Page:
I’m still working on Aragon. It’s something best read in small bits. What has been puzzling me so far is the extent to which it is a surrealist work – it certainly feels surrealist, but why? The weird thing about it is that it’s not weirder. It’s not what I was expecting.
The most interesting passages so far haven’t been the discourse of Imagination or anything like that, but the forensic attention to the details of the commonplace, a level of attention that reveals the surreal in the everyday. This isn’t Dada as flights of imagination, but as a mirror to real life, pointing out its oddities. That is rendered wonderfully – Paris is brought to life in a way that would be impossible in a more conventional book.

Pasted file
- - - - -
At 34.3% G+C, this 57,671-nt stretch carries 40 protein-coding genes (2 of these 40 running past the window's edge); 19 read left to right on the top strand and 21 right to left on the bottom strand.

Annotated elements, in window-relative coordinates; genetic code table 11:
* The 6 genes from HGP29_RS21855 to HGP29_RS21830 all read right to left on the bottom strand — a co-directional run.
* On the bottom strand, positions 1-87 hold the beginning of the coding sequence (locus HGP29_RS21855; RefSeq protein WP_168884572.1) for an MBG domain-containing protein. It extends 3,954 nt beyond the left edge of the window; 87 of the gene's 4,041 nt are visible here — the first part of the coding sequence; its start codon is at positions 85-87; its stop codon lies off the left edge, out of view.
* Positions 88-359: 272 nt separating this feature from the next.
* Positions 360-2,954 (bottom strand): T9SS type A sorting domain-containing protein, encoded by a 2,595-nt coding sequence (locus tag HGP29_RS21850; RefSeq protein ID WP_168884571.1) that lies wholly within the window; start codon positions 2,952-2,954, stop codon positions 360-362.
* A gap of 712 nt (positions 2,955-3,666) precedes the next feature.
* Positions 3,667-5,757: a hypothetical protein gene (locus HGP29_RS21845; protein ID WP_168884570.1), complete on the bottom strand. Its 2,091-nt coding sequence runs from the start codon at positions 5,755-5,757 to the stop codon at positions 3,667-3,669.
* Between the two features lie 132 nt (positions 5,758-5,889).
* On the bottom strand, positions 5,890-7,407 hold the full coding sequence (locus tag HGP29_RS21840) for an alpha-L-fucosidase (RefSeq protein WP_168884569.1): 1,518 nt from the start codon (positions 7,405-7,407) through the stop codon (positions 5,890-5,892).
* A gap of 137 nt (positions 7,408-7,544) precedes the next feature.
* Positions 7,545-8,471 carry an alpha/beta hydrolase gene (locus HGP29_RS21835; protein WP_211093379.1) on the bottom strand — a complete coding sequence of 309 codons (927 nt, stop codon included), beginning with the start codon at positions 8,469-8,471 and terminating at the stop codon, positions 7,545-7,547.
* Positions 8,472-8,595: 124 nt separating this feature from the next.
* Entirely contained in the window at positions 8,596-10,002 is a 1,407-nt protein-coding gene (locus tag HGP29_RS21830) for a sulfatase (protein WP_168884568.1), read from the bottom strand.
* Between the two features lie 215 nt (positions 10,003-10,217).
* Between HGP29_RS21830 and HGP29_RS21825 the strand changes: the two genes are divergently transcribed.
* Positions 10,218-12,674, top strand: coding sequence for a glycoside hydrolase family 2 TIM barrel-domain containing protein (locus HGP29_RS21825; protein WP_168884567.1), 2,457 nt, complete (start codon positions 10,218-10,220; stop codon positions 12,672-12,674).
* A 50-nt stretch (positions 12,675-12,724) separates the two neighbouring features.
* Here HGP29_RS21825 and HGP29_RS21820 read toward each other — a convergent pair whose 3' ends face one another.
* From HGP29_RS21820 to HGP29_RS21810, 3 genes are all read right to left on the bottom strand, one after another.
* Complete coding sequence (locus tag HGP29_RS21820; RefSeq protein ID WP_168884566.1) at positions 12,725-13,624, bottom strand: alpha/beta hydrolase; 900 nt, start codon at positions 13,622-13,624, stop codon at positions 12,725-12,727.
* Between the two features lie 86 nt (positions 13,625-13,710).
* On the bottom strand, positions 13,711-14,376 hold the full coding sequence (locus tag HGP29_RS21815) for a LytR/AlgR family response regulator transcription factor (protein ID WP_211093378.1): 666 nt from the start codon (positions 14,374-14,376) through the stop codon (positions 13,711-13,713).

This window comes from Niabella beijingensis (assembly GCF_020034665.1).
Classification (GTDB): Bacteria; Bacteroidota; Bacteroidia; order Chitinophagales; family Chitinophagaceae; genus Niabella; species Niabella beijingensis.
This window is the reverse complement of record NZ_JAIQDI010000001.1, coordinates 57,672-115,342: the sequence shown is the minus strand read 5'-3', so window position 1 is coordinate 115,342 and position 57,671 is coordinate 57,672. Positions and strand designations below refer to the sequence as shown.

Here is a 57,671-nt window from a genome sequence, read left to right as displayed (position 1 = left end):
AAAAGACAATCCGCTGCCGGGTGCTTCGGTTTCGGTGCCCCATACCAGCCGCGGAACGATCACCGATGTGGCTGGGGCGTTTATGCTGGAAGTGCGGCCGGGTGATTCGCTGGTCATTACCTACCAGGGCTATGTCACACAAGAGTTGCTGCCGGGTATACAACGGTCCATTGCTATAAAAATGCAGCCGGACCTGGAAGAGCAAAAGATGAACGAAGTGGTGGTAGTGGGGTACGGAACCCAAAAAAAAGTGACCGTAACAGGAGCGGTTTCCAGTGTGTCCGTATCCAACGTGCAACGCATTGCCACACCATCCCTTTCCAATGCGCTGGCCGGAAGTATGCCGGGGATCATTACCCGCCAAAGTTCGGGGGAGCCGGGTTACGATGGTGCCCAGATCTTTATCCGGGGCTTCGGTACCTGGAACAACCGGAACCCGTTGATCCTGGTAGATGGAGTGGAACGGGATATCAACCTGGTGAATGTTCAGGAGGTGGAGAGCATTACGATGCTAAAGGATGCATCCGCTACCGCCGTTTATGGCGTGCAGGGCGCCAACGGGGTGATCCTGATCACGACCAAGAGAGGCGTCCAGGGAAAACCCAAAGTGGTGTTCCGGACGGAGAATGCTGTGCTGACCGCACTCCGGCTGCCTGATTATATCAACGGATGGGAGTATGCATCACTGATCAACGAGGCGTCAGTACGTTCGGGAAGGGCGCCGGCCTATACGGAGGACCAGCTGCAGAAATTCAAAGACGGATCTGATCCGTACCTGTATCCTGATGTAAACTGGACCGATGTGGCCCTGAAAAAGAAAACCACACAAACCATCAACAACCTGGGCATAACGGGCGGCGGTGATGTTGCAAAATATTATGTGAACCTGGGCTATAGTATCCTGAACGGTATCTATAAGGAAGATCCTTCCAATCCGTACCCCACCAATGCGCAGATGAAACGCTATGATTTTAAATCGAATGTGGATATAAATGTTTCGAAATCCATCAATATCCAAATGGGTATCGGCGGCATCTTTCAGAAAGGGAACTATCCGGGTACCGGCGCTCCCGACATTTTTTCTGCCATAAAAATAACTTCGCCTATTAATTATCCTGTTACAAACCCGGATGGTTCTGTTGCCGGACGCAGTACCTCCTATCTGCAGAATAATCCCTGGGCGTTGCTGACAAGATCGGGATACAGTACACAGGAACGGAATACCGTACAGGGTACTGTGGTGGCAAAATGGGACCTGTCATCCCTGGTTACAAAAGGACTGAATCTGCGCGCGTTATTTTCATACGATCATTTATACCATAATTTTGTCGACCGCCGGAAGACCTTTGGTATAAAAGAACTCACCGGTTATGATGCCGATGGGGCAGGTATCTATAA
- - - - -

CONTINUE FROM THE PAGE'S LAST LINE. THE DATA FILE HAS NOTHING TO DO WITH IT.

By accident I re-read Orwell’s Down and Out in Paris and London before this, but it makes a good companion piece. The real is surreal; that seems to be the message of Louis Aragon. Orwell examines the underside of life, the hidden realities, so the two overlap. I wish I’d got round to reading Aragon whilst studying Walter Benjamin’s The Arcades Project, because you can really see how Aragon influenced Benjamin, and the former highlights the surreal nature of Benjamin’s magnum opus.
I actually think that The Arcades Project would work really well as a website, but I think I’ll leave that for another post.